It struck me as odd, that this seems to be the default thought for people. I have encountered this before with such phases as:

"Why are you doing the grunt work?"
"It's good to see a manager do the dirty work for once"
"Don't you have more important things to do? You're the manager"

What does that mean about the American business culture? Have we pushed managers up the ladder, and not leaders? Why is it odd that I do the work I expect my team to perform?
Are people so jaded about their superiors, that they might take a small pleasure in seeing them do 'grunt' work. If you follow popular TV, it would appear so with shows like "Undercover Boss"---teaching bosses about their own companies and how they treat their own employees.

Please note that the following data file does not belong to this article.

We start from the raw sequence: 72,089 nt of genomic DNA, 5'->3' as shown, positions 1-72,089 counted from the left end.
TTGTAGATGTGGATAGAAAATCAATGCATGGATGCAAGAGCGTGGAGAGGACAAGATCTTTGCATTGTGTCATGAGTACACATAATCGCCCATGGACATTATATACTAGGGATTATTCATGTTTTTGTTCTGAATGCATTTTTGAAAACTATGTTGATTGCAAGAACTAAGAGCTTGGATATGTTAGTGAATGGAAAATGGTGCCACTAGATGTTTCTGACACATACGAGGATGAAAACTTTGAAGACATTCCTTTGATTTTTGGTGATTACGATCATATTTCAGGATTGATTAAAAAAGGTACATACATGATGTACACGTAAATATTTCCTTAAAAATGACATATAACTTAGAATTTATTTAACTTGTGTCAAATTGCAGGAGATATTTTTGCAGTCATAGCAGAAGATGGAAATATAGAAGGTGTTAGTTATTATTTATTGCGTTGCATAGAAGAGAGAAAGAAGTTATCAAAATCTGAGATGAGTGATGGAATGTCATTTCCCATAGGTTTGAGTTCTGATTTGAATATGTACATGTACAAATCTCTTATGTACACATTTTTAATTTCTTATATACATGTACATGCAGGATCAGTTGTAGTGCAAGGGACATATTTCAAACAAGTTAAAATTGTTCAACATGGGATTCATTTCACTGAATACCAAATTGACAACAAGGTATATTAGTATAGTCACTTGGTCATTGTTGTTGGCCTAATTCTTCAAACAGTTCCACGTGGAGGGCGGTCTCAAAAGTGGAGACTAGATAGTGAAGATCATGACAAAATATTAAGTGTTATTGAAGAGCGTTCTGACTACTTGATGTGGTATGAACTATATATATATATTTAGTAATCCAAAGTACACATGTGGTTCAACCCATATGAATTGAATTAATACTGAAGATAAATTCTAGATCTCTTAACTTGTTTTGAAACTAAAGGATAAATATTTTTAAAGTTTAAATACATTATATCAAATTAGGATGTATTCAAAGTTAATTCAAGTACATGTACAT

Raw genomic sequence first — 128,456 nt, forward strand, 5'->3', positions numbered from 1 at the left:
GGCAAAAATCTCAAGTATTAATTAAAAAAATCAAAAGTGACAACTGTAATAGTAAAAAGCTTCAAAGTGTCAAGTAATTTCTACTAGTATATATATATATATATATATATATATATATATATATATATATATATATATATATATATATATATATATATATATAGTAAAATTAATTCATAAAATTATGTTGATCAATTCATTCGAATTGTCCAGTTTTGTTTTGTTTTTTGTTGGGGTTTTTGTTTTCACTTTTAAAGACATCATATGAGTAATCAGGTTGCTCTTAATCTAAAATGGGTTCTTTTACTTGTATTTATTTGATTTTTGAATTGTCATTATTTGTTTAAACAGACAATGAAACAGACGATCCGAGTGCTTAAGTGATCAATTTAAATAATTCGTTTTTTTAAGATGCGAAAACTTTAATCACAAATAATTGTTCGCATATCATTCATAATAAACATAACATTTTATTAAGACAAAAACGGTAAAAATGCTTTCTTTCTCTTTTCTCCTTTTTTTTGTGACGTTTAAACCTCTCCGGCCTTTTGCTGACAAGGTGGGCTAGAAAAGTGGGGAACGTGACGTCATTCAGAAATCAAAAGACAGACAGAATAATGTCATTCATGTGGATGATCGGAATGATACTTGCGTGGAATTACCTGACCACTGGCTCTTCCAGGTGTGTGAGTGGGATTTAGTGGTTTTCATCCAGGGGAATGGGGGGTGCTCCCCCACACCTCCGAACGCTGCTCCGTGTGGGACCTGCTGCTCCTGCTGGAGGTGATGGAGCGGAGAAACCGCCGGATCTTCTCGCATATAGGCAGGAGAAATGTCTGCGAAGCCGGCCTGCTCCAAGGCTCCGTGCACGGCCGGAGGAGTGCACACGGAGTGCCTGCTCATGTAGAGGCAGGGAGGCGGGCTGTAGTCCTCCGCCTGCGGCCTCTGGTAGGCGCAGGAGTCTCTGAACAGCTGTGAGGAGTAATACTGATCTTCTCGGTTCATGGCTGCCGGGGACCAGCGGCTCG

I have always led with my heart. Stephen R. Covey put it best when he said, "The ''Inside-Out'' approach... to start first with self; even more fundamentally, to start with the most inside part of self / with your paradigms, your character, and your motives. The inside-out approach says that private victories precede public victories, that making and keeping promises to ourselves recedes making and keeping promises to others. It says it is futile to put personality ahead of character, to try to improve relationships with others before improving ourselves". No matter how many times I tried to test this I have failed. Humans are far more intelligent than we think. If there is a duality about you, people feel it and consciously or unconsciously will work against it.